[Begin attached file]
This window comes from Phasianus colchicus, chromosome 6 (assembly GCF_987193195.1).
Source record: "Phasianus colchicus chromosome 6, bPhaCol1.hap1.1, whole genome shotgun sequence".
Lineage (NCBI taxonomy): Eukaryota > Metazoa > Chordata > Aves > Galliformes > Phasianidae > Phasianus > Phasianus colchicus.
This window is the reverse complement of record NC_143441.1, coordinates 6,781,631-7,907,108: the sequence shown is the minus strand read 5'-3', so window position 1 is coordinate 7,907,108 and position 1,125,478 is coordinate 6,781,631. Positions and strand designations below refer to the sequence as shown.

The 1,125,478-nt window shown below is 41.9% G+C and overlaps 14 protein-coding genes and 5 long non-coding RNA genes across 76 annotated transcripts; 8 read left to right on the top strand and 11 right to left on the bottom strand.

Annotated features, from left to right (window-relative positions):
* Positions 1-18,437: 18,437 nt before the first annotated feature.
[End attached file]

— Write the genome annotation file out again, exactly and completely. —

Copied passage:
This window comes from Phasianus colchicus, chromosome 6 (assembly GCF_987193195.1).
Source record: "Phasianus colchicus chromosome 6, bPhaCol1.hap1.1, whole genome shotgun sequence".
Lineage (NCBI taxonomy): Eukaryota > Metazoa > Chordata > Aves > Galliformes > Phasianidae > Phasianus > Phasianus colchicus.
This window is the reverse complement of record NC_143441.1, coordinates 6,781,631-7,907,108: the sequence shown is the minus strand read 5'-3', so window position 1 is coordinate 7,907,108 and position 1,125,478 is coordinate 6,781,631. Positions and strand designations below refer to the sequence as shown.

The 1,125,478-nt window shown below is 41.9% G+C and overlaps 14 protein-coding genes and 5 long non-coding RNA genes across 76 annotated transcripts; 8 read left to right on the top strand and 11 right to left on the bottom strand.

Annotated features, from left to right (window-relative positions):
* Positions 1-18,437: 18,437 nt before the first annotated feature.